Wimbledon: Alfie Hewett determined to win his first singles crown

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‘I want to make sure if it’s my last, I come out on a high’: Alfie Hewett is determined to do everything in his power to win his first singles crown at Wimbledon, his future in wheelchair tennis rolling being threatened due to a change in classification rules

  • Alfie Hewett should expect a decade of dominance on the pitch
  • He heads to Wimbledon knowing he may never have another chance to win it
  • Hewett’s future in the sport uncertain due to change in classification rules
  • Proposed for the first time in 2019, new rules deem his disability not serious enough











Five-time Grand Slam singles champion at just 23 years old, Alfie Hewett should expect a decade of dominance on the pitch.

Only things aren’t that simple for the world wheelchair number 2, who heads to Wimbledon this year knowing he may never get another chance to win it.

Hewett’s very future in the sport is at stake due to a change in classification rules – first proposed in August 2019 – which deems his disability not severe enough.

Alfie Hewett should expect a decade of dominance on the pitch

But he heads to Wimbledon this year knowing he may never have another chance to win it

But he heads to Wimbledon this year knowing he may never have another chance to win it

The Briton, who suffers from Perthes disease which affects his hip and femur, was granted a temporary stay when the Paralympics were postponed for a year, meaning any final appeal on the new system will only be taken. ‘after the end of the Games in September.

However, as Hewett clings to hopes the decision can be overturned, the threat to his career makes him doubly determined to claim an elusive SW19 singles crown.

“I would be lying if I said it didn’t motivate me,” admits Hewett, who won three doubles titles at Wimbledon but has never made it past the singles semifinals.

“When I’m back home at the gym or on the court and my coach says, ‘This could be your last,’ it gives me that extra motivation to get out another 100-meter sprint or whatever.

“I want to make sure that if it’s my last, I go out on a high. I always dreamed of being in the final at Wimbledon and going to win it would be an incredible achievement, whatever the year. But with the potential for this to be the last, there is obviously a bit of extra pressure.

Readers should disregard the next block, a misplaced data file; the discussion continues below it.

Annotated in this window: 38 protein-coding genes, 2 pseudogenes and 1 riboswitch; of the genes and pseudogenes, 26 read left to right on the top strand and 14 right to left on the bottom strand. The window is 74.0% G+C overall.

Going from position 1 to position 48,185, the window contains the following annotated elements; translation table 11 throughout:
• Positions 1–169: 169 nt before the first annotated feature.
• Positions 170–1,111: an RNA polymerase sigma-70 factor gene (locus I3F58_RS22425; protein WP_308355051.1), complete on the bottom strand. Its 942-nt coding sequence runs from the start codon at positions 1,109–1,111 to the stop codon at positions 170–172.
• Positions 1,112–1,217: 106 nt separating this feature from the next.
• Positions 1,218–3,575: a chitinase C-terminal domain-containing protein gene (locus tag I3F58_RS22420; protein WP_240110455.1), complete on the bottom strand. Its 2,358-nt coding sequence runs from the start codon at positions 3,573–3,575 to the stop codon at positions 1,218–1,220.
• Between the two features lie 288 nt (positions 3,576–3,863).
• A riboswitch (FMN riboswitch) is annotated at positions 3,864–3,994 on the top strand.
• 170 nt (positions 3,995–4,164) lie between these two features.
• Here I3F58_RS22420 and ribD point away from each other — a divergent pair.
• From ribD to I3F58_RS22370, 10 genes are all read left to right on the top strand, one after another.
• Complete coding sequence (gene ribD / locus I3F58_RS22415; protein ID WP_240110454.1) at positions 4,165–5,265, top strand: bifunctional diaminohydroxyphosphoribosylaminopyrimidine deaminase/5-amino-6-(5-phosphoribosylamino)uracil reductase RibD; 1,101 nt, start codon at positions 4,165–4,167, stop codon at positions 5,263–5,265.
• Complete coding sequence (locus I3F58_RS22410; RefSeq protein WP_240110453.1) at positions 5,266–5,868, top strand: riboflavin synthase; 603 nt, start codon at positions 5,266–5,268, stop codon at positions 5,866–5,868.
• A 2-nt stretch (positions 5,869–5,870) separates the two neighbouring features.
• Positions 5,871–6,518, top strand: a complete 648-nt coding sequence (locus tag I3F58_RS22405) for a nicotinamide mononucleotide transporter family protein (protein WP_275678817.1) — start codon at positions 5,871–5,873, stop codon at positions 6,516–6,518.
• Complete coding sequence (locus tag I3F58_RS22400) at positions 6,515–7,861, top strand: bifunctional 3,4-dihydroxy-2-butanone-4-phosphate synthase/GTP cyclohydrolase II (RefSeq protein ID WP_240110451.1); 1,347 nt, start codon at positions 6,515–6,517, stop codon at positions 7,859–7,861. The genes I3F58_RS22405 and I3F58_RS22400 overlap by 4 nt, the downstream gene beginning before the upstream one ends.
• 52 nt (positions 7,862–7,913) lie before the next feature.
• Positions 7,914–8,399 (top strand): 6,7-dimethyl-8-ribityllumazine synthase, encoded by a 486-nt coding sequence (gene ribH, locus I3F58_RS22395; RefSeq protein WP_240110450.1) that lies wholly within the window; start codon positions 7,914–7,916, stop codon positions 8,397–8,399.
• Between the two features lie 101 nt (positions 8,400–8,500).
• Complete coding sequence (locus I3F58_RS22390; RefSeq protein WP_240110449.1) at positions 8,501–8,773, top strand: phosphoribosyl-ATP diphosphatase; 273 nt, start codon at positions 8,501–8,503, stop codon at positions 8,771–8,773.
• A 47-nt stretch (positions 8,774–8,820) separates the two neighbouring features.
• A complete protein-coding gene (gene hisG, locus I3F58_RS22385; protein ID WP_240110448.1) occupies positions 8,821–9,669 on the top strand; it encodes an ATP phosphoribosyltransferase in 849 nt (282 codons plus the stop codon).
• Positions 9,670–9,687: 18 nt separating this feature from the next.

“Any Briton would be lying if he said winning Wimbledon is not the height of his career, so I’ll do my best.”

Hewett won three doubles titles at Wimbledon but never made it past the singles semi-finals

Hewett won three doubles titles at Wimbledon but never made it past the singles semi-finals

The proposed reclassification has led to a burning sense of injustice that has pushed Hewett to new heights over the past 18 months.

He won his third single at Roland Garros earlier this month, to accompany his two wins at the US Open. Hewett also teamed up with Britain’s No.2 Gordon Reid to win the doubles at Roland Garros and they now have 11 Duos Grand Slam doubles titles.

“These are the best 18 months of my career,” said Hewett, who is also aiming for gold at the Tokyo Paralympic Games after losing to Reid in the final at Rio 2016.

“I really tried to take him by the horns and go get him – and it shows in my performances.

Hewett's future in the sport hangs in the balance due to a change in classification rules

Hewett’s future in the sport hangs in the balance due to a change in classification rules

“Reclassification is completely out of my hands. There is still a long way to go and a long process to follow.

“There have been recent developments with an independent review conducted by the International Tennis Federation, looking to see if there are ways to change the criteria to be more specific to tennis.

“The previous criteria were based on para-athletics, so they decided to do some evidence-based research to try to really define these new criteria.

“I keep my fingers crossed that we can all be reassessed and I hope the decision can be overturned. Just getting a second chance at this ranking is all I can ask for. ‘

Hewett teamed up with Britain's No.2 Gordon Reid (L) to win the US Open doubles title last year

Hewett teamed up with Britain’s No.2 Gordon Reid (L) to win the US Open doubles title last year

For now, Hewett just wants to savor every moment and is delighted to be playing in front of the crowd again at Wimbledon, where he is arguably Britain’s best chance at glory. Longer term, Hewett dreams of the day when wheelchair tennis finals are promoted on one of the All England Club’s two best courts – provided he is still allowed to play.

“I have had some of the best memories I have ever had on a tennis court at Wimbledon so knowing that there are going to be fans adds to the excitement I already feel,” Hewett adds.

“Recently, the singles final was played on court n ° 3. I have never played on Center Court or Court No 1, but it would be a dream.

“We would love to be featured on terrain like this. A British couple and a local audience – that would be a memory to savor. ‘

Papa John’s is proud to partner with ParalympicsGB for Tokyo 2020 and launched ‘The Grand Slam’ pizza inspired by Alfie’s favorite toppings. The We are Limitless campaign aims to highlight how each Athlete Ambassador has overcome challenges and acts as a rallying cry to raise funds to support ParalympicsGB. For more details and to donate visit: www.papajohns.co.uk/paralympicsgb


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